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References

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Figures

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Fig. 1

Improved system architecture

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Fig. 2

(a) OpenGL pipeline and (b) filter pipeline

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Fig. 3

Unified extension mechanism

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Fig. 7

Relationship of classes for filter module

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Fig. 4

Relationships among classes for FEM model module

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Fig. 5

(a) Node data structure, (b) edge data structure, and (c) face data structure

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Fig. 10

The complete filtering process for hiding elements

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Fig. 11

Hiding elements by coordinate: (a) mesh model, (b) wireframe model (c) wireframe model with internal faces removed, and (d) mesh model with elements hidden

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Fig. 12

The complete filtering process for a cut surface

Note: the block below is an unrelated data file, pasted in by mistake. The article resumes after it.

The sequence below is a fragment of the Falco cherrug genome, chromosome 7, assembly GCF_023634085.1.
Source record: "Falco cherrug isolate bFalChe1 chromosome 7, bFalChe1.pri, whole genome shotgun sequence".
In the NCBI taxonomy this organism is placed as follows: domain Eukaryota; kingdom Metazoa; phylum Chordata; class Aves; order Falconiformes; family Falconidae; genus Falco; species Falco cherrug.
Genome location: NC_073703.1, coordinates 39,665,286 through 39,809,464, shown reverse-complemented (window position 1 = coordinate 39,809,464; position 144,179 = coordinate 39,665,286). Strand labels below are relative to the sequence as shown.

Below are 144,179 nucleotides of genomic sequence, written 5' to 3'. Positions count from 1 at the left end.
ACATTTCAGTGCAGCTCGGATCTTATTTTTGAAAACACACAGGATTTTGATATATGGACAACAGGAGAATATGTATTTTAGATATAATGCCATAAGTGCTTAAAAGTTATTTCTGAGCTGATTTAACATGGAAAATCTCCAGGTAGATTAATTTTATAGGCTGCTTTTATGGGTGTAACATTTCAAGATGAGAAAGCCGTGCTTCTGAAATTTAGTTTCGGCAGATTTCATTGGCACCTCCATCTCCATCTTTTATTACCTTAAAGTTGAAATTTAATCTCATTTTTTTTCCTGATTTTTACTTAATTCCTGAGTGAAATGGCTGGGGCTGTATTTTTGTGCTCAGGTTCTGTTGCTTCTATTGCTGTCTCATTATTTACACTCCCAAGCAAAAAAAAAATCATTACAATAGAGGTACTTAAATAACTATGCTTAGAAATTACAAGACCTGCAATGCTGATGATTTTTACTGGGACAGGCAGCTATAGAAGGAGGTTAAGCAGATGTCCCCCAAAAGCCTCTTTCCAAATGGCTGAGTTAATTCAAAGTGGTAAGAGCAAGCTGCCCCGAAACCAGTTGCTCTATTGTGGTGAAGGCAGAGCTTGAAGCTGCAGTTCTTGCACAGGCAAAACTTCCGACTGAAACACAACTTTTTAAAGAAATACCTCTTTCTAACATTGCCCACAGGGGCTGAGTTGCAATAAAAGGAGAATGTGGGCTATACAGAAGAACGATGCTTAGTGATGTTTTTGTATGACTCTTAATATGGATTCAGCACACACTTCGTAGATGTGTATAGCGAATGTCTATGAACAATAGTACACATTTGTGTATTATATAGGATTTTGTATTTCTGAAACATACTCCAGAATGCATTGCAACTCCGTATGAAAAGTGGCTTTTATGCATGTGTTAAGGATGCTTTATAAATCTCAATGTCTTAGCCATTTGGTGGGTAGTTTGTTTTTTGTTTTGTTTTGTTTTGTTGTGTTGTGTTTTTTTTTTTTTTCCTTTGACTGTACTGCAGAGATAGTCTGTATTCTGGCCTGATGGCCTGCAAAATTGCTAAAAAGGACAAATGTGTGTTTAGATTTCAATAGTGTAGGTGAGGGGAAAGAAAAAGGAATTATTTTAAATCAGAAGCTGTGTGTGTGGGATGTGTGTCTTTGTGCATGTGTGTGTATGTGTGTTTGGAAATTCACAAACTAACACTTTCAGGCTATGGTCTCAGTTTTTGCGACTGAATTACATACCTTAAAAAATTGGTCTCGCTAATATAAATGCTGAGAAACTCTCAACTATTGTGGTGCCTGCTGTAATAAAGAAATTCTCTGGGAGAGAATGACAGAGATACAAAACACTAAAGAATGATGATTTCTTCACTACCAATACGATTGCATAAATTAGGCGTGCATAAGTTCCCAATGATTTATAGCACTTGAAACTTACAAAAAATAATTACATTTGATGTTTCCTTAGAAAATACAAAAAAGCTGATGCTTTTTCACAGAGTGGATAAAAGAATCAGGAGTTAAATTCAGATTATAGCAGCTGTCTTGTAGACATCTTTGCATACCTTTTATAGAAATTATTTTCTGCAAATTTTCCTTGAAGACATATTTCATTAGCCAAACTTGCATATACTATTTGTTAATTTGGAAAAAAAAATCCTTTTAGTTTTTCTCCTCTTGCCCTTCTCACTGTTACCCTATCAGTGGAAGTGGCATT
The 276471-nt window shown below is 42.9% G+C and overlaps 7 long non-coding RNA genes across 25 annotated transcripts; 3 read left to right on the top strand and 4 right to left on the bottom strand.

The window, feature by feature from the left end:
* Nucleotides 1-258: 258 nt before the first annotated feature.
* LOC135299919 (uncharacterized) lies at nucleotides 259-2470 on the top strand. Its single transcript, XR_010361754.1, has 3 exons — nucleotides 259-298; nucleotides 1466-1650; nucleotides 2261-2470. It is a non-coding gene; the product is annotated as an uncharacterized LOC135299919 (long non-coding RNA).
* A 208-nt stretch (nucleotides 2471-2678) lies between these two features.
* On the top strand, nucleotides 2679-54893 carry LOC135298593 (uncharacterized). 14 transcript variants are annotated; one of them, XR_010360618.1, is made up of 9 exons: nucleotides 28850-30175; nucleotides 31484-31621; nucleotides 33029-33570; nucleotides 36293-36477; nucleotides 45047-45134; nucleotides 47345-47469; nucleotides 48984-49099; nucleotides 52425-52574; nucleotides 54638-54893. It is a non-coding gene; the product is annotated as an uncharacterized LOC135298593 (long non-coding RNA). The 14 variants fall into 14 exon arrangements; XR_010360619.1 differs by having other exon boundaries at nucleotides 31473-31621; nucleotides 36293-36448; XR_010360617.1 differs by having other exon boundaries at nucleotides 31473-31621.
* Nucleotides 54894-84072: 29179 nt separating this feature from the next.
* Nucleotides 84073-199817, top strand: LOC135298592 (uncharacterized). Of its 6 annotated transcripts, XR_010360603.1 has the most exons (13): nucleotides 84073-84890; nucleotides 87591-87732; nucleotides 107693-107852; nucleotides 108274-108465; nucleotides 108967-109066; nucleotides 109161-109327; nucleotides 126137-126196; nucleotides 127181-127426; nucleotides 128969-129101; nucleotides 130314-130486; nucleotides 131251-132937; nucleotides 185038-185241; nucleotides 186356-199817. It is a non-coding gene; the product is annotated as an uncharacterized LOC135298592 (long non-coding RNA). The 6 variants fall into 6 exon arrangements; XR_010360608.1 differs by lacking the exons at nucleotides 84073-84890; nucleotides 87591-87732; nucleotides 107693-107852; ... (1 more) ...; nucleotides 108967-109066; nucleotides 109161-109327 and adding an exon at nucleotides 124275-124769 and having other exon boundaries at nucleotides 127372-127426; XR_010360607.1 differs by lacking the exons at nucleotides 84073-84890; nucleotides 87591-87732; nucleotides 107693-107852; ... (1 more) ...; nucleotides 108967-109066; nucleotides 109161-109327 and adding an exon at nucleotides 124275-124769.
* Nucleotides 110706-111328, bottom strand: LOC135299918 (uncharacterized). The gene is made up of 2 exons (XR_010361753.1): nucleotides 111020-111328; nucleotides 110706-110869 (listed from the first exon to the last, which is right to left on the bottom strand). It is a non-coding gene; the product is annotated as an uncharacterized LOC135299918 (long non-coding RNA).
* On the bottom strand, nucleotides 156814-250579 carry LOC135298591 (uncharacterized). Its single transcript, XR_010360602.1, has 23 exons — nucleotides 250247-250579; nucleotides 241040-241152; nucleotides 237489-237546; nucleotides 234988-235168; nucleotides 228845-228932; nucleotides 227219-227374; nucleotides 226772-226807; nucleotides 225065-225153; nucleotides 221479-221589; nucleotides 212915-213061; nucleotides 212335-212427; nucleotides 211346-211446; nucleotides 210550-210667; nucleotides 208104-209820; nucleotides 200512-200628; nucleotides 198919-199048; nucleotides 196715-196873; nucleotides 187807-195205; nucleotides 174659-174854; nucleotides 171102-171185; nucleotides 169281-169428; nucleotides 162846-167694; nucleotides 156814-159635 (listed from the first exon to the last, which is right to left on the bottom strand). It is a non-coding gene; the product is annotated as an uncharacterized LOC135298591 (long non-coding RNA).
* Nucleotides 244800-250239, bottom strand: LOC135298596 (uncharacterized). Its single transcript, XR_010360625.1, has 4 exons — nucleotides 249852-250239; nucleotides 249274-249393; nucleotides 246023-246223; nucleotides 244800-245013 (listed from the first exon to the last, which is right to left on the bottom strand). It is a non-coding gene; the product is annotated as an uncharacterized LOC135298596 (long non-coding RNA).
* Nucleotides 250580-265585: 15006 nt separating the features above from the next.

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Fig. 9

The complete filtering process for surface extraction

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Fig. 15

The complete filtering process for topology optimization results

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Fig. 13

The flow chart for generating the cut surface

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Fig. 14

Surface cutting (a) mesh model and (b) mesh model with surface cutting

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Fig. 16

Topology optimization result visualization (a) cubic model before topology optimization and (b) cubic model after topology optimization

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Fig. 17

The complete filtering process for line element shape visualization

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Fig. 18

Line element visualization with various sectional shapes (a) not displaying sectional shape of line element, (b) displaying sectional shape of line element, (c) partial magnification of (a), and (d) partial magnification of (b)